Dean L. Winslow, MD, FACP, FIDSA
Dr. Winslow is Chairman, Department of Medicine, Santa Clara Valley Medical Center, Clinical Professor of Medicine and Pediatrics (Affiliated), Division of Infectious Diseases and Geographic Medicine, Stanford University School of Medicine.
Dr. Winslow reports no financial relationships relevant to this field of study.
SYNOPSIS: Three hundred fifty-nine patients with pyogenic vertebral osteomyelitis were randomized to 6 weeks vs. 12 weeks of antibiotic treatment in an open-label controlled trial. Six weeks of antibiotics was found to be not inferior to 12 weeks of treatment.
SOURCE: Bernard L, et al. Antibiotic treatment for 6 weeks versus 12 weeks in patients with pyogenic vertebral osteomyelitis: An open-label, non-inferiority, randomized, controlled trial. Lancet 2015;385:875-882.
This open-label, randomized controlled trial enrolled patients 18 years or older with microbiologically confirmed pyogenic vertebral osteomyelitis from 71 medical centers across France from 2006-2011. The primary endpoint was the proportion of patients classified as cured at one year by a masked independent validation committee and analyzed by intention to treat. Three hundred fifty-nine patients were randomized. Sixty-eight percent of patients had bacteremia. Forty-one percent of patients were infected with Staphylococcus aureus, 17% with coagulase-negative Staphylococcus, 18% with streptococci, 7% with Enterococcus, 11% with Enterobacteriaceae, and 9% with a variety of other organisms. Of the evaluable patients, 160/176 (91%) patients in the 6-week group and 159/175 (91%) of patients in the 12-week group met criteria for clinical cure and demonstrated non-inferiority. Fifty patients in the 6-week group and 51 patients in the 12-week group experienced adverse events. Antibiotic intolerance was seen in 7% of the patients in the 6-week group and 5% of patients in the 12-week group.
The famous quote commonly attributed to the legendary Dr. Maxwell Finland relates to the Boston City Hospital resident who would ask Max, “How long do you treat XYZ disease?” Max would always reply, “Long enough.” Sadly, that is still the correct answer for many infectious diseases for which we don’t have randomized controlled clinical trial data to support our judgment. In the 40 years that I’ve been treating patients with infections, I’ve observed a significant “creep” in duration of antibiotics prescribed for many infections.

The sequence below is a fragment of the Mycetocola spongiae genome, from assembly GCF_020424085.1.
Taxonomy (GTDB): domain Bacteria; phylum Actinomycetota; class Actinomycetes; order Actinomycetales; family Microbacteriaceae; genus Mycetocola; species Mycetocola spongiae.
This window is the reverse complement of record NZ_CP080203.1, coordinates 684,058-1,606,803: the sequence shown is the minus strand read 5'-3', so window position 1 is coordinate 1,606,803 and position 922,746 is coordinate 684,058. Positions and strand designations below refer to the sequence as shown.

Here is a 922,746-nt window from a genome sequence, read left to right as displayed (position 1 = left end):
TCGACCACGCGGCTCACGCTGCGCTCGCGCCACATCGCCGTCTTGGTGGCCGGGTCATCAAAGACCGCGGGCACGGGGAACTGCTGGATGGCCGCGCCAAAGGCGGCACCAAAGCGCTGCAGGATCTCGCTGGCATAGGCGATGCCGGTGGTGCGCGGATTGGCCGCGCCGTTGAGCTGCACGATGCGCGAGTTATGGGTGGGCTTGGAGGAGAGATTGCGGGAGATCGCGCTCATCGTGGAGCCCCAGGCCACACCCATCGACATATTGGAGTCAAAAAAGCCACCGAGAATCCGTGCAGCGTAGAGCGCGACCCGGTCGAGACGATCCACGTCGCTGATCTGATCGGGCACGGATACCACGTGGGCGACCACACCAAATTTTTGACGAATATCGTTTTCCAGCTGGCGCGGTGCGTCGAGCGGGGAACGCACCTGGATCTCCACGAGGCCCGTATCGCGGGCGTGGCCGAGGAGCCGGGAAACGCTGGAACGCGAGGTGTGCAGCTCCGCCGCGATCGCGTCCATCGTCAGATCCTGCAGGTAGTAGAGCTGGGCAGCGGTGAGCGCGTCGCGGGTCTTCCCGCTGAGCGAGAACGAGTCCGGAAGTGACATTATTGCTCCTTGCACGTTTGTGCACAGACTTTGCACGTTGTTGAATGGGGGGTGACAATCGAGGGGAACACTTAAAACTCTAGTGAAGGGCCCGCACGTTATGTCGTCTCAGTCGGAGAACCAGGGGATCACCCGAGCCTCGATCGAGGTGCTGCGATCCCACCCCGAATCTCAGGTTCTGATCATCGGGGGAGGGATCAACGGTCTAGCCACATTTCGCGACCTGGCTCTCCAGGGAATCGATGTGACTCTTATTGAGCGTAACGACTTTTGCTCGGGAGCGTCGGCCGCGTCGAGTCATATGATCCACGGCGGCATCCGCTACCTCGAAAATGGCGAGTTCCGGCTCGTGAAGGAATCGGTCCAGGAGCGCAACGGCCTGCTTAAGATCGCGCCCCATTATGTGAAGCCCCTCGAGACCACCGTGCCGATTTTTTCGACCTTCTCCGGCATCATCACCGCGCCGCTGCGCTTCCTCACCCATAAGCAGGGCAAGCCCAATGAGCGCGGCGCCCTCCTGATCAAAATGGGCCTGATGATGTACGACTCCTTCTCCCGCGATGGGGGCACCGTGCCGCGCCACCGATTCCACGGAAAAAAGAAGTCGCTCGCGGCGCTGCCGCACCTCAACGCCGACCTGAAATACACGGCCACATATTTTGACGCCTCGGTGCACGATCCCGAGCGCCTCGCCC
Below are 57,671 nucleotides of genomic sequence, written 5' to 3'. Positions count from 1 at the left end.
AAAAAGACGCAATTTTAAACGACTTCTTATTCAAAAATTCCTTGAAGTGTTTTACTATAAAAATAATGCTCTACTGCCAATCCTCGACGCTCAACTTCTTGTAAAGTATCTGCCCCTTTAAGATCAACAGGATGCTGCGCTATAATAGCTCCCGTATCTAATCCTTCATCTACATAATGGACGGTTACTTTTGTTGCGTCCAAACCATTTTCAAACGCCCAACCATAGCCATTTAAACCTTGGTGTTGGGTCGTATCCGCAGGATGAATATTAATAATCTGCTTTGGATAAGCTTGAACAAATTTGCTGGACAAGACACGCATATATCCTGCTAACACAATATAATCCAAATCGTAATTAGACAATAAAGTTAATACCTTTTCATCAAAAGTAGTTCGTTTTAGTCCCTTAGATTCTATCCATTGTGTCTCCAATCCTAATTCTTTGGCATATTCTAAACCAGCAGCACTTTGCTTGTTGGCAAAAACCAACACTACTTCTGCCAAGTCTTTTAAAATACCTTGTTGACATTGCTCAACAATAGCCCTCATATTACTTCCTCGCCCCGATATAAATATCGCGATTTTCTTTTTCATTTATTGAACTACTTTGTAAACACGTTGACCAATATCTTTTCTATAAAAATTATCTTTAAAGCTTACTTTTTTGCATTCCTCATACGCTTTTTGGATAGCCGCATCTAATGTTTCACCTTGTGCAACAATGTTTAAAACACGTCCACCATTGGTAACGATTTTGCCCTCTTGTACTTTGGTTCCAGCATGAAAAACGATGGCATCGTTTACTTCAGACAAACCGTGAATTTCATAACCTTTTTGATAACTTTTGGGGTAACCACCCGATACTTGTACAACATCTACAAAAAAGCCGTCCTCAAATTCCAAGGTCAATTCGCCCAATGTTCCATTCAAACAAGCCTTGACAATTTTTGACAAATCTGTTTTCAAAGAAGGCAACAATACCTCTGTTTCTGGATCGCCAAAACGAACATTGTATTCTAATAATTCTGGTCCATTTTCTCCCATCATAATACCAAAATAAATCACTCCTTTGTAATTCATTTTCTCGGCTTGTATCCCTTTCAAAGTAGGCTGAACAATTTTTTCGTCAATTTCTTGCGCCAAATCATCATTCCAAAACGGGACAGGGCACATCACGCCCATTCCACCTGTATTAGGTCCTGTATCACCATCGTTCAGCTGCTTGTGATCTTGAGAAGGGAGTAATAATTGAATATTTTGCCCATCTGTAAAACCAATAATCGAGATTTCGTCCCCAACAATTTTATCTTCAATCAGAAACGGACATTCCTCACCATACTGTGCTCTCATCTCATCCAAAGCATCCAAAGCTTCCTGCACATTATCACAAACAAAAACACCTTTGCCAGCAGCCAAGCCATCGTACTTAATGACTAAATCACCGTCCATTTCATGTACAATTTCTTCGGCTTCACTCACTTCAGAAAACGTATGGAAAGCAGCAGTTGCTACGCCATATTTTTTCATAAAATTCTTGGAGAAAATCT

During my residency and fellowship training, I can’t think of any infections (other than tuberculosis) that we treated for more than 6 weeks, and I don’t believe we had more treatment failures than we do now. Also, since we didn’t have PICC lines, we often had to stop IV antibiotics when we ran out of accessible peripheral veins and either stopped antibiotic treatment early or transitioned the patient to either oral beta-lactam antibiotics, trimethoprim/sulfamethoxazole, or clindamycin (depending on the organism). This was before we had fluoroquinolones. It is quite common now to see our younger colleagues place PICC lines and treat patients for osteomyelitis and various abscesses for several months. We also now see more complications, like subclavian vein DVT and C. difficile infection, than we did in the old days.
This study from France may not be completely generalizable to practice in North America (or even elsewhere in Europe), since patients received many (to us) odd antimicrobial regimens including oral fluoroquinolone + rifampin (44%), rifampin + aminoglycoside (13%), and fluoroquinolone + aminoglycoside (7%). However, the convincing demonstration of non-inferiority of 6 weeks vs. 12 weeks duration of treatment that was seen in this study goes a long way toward answering that Boston City Hospital resident’s question to Dr. Finland. At least for treatment of pyogenic vertebral osteomyelitis, “6 weeks is long enough!”